Q&A: Alvin Gentry on Curry, coaching

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"When I was a little shortie, seventh grade, when you were one of my coaches at the Denver Nuggets Summer Basketball Camp, you and Larry Brown taught me something about basketball that I still carry with me to this day. You all had the philosophy that you really only get better at basketball by actually playing basketball. You and Coach Brown were like, 'Just keep playing. Run up and down the court, scrimmage, have some fun, just play. You will learn.'

Just the belief that you will get better through play. It's very similar to teachers in preschool and nursery school who teach and feel that the best way for kids to essentially learn at that age is by having fun, through play. It's engagement that makes you learn and appreciate and love the game. I've never forgotten that, I've never let that go. And for that I want to say thank you." -- Scoop Jackson, to Warriors associate head coach Alvin Gentry.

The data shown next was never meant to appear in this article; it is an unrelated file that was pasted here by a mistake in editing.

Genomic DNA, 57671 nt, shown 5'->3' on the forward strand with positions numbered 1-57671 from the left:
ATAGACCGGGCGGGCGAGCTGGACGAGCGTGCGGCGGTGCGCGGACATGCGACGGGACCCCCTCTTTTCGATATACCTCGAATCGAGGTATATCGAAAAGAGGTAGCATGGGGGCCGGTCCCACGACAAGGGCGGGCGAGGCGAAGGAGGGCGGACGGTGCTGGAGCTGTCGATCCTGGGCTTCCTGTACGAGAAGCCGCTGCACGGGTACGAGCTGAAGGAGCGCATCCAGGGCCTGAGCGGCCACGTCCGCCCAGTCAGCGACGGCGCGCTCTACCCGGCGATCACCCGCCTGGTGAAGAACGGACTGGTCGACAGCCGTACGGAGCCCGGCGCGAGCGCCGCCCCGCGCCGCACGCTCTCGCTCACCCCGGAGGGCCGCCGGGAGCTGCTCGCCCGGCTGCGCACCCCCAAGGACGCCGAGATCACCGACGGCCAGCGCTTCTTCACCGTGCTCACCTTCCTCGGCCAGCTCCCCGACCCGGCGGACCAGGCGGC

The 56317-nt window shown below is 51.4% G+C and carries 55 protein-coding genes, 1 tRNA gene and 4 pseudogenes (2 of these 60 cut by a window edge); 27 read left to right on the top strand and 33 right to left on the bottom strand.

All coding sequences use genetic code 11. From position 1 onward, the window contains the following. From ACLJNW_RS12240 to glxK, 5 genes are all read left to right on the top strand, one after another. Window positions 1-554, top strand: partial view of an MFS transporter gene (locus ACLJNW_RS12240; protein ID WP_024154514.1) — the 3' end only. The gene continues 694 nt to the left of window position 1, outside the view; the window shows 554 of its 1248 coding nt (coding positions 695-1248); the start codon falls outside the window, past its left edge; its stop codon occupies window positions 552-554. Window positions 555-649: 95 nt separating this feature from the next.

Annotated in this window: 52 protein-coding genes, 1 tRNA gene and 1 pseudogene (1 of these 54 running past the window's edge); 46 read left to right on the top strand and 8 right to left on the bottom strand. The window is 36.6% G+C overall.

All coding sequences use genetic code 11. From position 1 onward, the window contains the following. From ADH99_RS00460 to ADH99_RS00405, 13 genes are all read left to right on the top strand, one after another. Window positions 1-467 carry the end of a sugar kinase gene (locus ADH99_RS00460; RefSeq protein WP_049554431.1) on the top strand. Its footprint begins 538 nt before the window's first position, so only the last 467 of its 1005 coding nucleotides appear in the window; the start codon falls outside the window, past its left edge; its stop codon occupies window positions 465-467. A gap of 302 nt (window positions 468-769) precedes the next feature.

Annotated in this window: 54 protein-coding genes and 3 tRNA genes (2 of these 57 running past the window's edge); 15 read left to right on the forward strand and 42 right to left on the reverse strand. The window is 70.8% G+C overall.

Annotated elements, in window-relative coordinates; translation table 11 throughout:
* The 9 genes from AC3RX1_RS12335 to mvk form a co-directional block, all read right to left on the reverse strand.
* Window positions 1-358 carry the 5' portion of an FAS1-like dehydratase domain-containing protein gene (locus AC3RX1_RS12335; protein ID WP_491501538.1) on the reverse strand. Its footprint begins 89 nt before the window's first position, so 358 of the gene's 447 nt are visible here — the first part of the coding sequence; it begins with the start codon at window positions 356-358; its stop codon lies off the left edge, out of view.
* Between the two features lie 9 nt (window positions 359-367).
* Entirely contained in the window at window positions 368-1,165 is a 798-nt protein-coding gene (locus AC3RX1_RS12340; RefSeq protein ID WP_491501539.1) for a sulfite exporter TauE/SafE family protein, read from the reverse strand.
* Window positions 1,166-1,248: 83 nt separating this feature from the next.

Scoop Jackson: I gotta ask you this because, well, you've been in this game a long time and you grew up watching and playing with one of the greatest ever -- your cousin David Thompson. But have you ever seen anyone like Stephen Curry? Ever?

Alvin Gentry: Uh, not ... look, Steve Nash [Gentry coached Nash when he was both assistant and head coach of the Phoenix Suns from 2003-13] was a great shooter, but he couldn't shoot it off the dribble like Steph. Stephen Curry shoots the ball off the dribble better than anyone that's ever walked on a basketball court. And to me, that's the toughest thing. A guy that can shoot it off the dribble like that, he finishes at the rim. I don't know if you saw (Game 3) when he shot the left-handed, high-off-the-glass ...

Scoop: Yeah, it wasn't a scoop shot (no pun intended), it's like a one-handed, underhanded tear drop.

Gentry: That's exactly what it is! And Dwight [Howard] jumped as high as he could, his [hand] was over the square, and Steph lobbed it over his hand, almost to the top of the backboard and right in the basket. I've seen him do that so many times that, you know, it's become routine. What you are is shocked when it gets blocked, not when it goes in. It's a shock when it misses. It's a shock when he misses a wide-open 3! It doesn't matter what the situation is, if his shot doesn't go in, it's a shock. That's how good he is.